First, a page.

Gone dark, not dead

By Tamra Testerman
Posted 5/14/20

"One day I was rehearsing, sewing, set designing and building, and the next day my calendar was blank." These are the words of Kristen Woolf, director, actor, set designer, trained opera singer and performer. When recognition of the onslaught of the coronavirus pandemic hit, she was mid-sentence directing Edward Albee's "Seascape" for Taos Onstage. "I had a wonderful cast and we were a few weeks into rehearsal, planning to open mid-April 2020. I was also doing the sets and the costumes."

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Gone dark, not dead

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"One day I was rehearsing, sewing, set designing and building, and the next day my calendar was blank." These are the words of Kristen Woolf, director, actor, set designer, trained opera singer and performer. When recognition of the onslaught of the coronavirus pandemic hit, she was mid-sentence directing Edward Albee's "Seascape" for Taos Onstage. "I had a wonderful cast and we were a few weeks into rehearsal, planning to open mid-April 2020. I was also doing the sets and the costumes."

Within days of the last rehearsal the play was cancelled and Taos Onstage closed for the foreseeable future. With the tenacity of a seasoned theater veteran Woolf said, "the show always goes on. Time and money are always an object. Never design something you can't produce."

Thinking of the future, she said "when we open we will have a magnificent show!"

Charlotte Keefe, President of Taos Onstage said, "We had four productions at the theater planned. 'Simple Gifts,' an original play by Robert F. Benjamin, was to open March 12, the day the World Health Organization [WHO] declared the coronavirus a pandemic. Because we no longer could move forward with the scheduled productions, we would not be generating any income. We felt it was unwise and not possible to stay in our theater space with thousands of dollars going out and nothing coming in."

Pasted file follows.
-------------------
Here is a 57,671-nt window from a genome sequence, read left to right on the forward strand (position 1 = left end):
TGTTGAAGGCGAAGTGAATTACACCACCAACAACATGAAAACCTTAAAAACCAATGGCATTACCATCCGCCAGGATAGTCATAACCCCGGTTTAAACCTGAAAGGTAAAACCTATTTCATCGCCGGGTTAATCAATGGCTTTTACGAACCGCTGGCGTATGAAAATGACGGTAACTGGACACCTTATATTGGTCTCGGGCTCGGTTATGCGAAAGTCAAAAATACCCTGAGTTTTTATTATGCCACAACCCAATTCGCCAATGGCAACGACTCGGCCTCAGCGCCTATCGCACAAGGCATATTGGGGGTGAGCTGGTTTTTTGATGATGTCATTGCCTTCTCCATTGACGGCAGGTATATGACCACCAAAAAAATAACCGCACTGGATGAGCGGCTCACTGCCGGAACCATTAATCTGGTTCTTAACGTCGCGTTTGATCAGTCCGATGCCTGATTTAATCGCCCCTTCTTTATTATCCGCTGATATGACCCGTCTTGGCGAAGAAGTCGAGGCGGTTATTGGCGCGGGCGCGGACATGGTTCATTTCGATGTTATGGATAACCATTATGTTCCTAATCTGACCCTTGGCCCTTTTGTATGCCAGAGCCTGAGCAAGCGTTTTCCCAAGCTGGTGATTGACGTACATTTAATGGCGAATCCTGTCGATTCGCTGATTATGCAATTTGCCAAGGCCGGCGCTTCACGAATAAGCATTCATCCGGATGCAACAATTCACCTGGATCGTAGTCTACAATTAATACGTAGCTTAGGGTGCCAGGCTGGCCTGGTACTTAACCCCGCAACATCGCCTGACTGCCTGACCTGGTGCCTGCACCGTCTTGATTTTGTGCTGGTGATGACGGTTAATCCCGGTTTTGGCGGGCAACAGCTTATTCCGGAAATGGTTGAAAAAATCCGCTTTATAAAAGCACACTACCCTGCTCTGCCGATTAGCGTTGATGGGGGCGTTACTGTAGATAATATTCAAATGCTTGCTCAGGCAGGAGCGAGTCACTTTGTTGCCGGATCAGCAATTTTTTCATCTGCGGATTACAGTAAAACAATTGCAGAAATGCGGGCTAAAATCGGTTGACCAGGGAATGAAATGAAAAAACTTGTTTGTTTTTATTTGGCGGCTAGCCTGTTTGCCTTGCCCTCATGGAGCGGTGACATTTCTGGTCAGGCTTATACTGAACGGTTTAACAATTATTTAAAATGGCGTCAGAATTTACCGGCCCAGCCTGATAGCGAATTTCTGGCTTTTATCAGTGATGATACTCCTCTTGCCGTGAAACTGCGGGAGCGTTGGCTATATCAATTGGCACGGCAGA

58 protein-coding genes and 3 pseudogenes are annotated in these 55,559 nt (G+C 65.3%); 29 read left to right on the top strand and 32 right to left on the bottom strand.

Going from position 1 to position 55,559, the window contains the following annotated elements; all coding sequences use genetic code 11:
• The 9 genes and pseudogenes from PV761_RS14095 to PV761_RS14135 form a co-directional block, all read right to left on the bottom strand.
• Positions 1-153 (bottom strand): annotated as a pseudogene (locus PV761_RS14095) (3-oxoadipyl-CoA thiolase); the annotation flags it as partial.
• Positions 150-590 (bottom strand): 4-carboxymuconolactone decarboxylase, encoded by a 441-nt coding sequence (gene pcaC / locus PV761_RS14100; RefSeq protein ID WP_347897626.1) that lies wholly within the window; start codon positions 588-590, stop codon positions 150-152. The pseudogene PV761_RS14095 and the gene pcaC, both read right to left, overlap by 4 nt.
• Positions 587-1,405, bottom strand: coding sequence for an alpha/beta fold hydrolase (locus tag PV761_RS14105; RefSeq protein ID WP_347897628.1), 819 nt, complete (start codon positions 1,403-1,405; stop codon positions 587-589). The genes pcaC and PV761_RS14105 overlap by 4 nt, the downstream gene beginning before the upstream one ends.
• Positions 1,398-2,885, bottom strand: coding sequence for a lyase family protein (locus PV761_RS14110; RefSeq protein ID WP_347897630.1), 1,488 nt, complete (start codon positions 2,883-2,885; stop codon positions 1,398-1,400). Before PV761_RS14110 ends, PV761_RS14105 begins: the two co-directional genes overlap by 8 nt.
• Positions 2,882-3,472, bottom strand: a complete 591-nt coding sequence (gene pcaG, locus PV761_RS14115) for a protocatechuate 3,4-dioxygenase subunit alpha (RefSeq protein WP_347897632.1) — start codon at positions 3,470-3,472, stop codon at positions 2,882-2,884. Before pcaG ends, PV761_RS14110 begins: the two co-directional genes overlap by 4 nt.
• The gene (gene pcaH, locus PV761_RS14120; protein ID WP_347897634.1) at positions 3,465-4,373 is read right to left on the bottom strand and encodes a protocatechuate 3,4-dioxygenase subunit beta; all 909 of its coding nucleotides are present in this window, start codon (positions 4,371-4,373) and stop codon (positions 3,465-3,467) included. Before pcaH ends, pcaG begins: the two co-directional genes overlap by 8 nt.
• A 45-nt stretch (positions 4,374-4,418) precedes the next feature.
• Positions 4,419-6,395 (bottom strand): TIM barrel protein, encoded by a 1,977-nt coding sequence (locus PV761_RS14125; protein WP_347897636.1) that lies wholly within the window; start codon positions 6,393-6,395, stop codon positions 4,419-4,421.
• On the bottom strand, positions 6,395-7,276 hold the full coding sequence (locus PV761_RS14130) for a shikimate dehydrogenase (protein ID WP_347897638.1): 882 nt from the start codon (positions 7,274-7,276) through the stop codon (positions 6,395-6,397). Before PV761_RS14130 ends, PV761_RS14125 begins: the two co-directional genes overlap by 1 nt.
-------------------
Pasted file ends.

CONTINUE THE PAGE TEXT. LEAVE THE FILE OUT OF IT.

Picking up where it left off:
Keefe anticipates that Taos Onstage's future productions will be in another space. "However, we do not know when. We are in what is known as a WAS or a 'wait and see situation.' " Keefe said all that Taos Onstage can do for now is to "be patient and wait until it is safe for both actors and the audience. In the face of a pandemic, it is not easy to pivot - even for seasoned actors and theater folks, where the ability to change has always been an impetus for creativity.

Metta Theater Director Bruce McIntosh said Metta shut down in early March. "The ongoing, free-of-charge Saturday morning acting workshop is not in session and an evening of one-act plays scheduled for April is on hold until Gov. Michelle Lujan Grisham approves the conditions under which theaters can reopen."

In addition, the taping of "Hidden Treasure," Ketavan Ussery's one-woman play performed earlier this year at Metta, is postponed. It depicts her life as a theater director/actor in Tbilisi, Georgia in Russia and her journey to the United States.

McIntosh said Metta expects to resume the Saturday morning acting workshops, set a rehearsal schedule for upcoming productions and reschedule the taping. Metta will need to reduce audience seating from the current 36-person to 18-person seating to allow for physical distancing, leaving an empty seat between patrons. Meanwhile McIntosh is working on some projects to improve the theater space that have been on his "to-do" list for a while, so Taos theater lovers can look forward to these and new productions upon reopening.

The Taos Community Auditorium [TCA] , a longtime anchor for the arts and culture in town, is working on a phased-reopening plan for its entire campus including the galleries and theater. TCA's Executive Director Colette Labouff said the TCA's reopening is dependent on Lujan Grisham's phased-reopening plans, including maximum allowable occupancy for public spaces, as well as required safe practices for museums, galleries and theaters. TCA continues to develop and expand its virtual programming to include audio, video, website and radio.

There is also a new theater, The Wildflower Playhouse, scheduled to have opened this summer on the south side of town. Taos thespian Jim Avery said everything changed in an instant and came to an abrupt halt as recognition of the scope of the coronavirus set in. Avery said he has slowed down construction and at this time remains optimistic that the theater will open at a later date.

Taos theater doors may still be closed, but the community remains active.

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